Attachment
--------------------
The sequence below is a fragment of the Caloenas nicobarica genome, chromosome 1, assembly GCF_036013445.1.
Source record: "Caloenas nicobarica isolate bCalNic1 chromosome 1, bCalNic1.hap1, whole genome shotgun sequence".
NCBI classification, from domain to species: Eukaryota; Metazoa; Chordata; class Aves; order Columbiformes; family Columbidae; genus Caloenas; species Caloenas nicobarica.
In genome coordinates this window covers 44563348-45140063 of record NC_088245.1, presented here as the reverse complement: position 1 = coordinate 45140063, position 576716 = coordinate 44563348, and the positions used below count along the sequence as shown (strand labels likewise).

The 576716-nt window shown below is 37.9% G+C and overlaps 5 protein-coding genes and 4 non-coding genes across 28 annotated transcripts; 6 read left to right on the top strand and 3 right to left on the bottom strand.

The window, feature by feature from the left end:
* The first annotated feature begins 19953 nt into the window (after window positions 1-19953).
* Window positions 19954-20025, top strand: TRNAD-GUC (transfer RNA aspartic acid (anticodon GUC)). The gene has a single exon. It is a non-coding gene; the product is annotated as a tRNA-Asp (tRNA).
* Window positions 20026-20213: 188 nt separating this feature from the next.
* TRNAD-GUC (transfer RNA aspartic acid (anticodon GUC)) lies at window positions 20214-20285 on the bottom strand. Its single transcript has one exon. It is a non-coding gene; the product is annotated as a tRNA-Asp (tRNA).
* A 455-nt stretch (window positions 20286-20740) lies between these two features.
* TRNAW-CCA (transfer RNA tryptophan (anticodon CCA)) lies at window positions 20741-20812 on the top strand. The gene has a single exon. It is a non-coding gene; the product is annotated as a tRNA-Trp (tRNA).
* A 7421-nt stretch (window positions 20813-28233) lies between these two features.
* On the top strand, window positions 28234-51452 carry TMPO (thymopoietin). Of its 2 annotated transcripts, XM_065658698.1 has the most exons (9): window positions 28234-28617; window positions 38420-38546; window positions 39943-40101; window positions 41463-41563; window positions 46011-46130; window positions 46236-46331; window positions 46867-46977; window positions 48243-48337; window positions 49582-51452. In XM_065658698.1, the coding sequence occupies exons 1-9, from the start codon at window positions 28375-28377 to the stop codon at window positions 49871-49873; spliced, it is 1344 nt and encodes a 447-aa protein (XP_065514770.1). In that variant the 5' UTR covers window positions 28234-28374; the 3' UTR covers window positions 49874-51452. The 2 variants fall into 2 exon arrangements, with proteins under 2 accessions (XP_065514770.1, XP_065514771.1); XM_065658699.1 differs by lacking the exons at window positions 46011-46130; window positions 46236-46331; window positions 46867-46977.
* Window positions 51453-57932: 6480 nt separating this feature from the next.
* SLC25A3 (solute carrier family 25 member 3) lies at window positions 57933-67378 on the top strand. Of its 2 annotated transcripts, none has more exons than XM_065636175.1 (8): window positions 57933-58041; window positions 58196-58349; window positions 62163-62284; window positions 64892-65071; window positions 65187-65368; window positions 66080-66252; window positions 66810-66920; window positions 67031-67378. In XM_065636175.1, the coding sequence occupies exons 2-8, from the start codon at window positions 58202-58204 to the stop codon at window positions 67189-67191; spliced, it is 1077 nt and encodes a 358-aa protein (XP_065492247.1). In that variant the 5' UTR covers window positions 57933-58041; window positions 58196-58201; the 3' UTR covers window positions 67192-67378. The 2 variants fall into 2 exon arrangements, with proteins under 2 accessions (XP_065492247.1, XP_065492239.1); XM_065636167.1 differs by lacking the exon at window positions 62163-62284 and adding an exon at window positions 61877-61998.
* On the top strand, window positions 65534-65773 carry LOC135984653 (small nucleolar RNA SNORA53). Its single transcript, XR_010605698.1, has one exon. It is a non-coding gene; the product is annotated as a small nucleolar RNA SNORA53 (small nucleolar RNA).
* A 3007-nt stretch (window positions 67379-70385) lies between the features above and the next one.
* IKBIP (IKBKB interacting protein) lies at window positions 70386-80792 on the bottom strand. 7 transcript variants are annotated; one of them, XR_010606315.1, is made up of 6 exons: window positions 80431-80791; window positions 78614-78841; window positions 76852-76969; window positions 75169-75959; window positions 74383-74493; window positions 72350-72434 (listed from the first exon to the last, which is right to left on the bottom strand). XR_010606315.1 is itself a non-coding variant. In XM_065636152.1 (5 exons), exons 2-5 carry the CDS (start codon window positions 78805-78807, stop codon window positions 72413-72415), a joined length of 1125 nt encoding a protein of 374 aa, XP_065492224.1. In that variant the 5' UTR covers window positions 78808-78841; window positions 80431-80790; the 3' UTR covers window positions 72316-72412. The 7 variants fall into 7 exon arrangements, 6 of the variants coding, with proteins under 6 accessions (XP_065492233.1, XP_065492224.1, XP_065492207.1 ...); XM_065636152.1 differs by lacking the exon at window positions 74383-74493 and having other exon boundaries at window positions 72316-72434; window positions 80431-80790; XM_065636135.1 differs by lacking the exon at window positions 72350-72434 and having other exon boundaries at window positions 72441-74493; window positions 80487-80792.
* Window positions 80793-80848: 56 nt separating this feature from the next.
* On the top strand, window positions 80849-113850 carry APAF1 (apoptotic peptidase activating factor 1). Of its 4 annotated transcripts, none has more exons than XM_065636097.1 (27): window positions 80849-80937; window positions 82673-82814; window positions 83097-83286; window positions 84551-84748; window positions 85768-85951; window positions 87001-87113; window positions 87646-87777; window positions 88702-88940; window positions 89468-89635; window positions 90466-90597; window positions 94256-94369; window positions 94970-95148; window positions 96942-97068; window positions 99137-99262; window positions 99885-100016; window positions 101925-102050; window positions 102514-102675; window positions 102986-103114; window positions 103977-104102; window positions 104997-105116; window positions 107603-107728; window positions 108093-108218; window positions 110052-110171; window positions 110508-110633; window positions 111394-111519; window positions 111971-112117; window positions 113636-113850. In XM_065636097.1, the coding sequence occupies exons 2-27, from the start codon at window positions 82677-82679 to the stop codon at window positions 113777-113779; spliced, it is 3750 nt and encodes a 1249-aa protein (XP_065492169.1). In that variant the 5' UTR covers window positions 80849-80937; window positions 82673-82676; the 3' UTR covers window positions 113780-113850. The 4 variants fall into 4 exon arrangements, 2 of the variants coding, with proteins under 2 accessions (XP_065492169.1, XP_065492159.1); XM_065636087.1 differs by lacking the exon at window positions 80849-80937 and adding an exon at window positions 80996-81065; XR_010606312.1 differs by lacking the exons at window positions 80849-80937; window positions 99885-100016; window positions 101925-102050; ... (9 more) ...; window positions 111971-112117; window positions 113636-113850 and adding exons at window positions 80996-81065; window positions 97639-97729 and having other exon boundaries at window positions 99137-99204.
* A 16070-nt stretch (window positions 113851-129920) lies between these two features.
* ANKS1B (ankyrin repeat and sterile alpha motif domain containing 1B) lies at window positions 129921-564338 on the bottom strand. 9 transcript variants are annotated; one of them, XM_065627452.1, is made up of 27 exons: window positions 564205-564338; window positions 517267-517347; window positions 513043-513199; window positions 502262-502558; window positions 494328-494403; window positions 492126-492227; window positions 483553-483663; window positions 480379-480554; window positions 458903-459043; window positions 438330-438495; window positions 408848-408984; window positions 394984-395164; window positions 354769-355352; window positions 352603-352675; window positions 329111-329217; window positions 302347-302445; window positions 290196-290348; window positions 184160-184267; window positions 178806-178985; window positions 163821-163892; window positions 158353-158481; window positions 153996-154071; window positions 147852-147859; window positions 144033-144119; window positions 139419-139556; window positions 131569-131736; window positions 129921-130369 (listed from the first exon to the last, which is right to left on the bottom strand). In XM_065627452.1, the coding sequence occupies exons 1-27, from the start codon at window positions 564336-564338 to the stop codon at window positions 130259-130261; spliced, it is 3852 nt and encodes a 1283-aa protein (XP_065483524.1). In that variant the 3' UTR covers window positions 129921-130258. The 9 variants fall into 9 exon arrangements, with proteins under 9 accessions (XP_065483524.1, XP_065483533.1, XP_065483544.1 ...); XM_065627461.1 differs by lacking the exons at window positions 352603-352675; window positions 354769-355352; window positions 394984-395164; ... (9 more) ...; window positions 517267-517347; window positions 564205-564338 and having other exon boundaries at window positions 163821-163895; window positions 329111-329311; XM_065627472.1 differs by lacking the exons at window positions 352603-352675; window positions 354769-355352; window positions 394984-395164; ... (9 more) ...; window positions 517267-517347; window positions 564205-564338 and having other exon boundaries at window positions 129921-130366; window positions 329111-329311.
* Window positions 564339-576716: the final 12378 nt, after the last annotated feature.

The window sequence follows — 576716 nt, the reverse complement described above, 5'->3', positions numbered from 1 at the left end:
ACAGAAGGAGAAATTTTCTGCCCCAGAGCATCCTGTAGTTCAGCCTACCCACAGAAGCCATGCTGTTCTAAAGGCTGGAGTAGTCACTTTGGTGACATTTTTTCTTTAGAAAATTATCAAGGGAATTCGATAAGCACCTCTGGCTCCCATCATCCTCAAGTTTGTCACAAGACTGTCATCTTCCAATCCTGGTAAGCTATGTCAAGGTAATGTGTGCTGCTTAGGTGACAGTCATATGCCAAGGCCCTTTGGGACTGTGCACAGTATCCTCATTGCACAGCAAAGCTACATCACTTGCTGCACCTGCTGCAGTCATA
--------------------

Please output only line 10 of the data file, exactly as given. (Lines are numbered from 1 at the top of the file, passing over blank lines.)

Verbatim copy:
* TRNAD-GUC (transfer RNA aspartic acid (anticodon GUC)) lies at window positions 20214-20285 on the bottom strand. Its single transcript has one exon. It is a non-coding gene; the product is annotated as a tRNA-Asp (tRNA).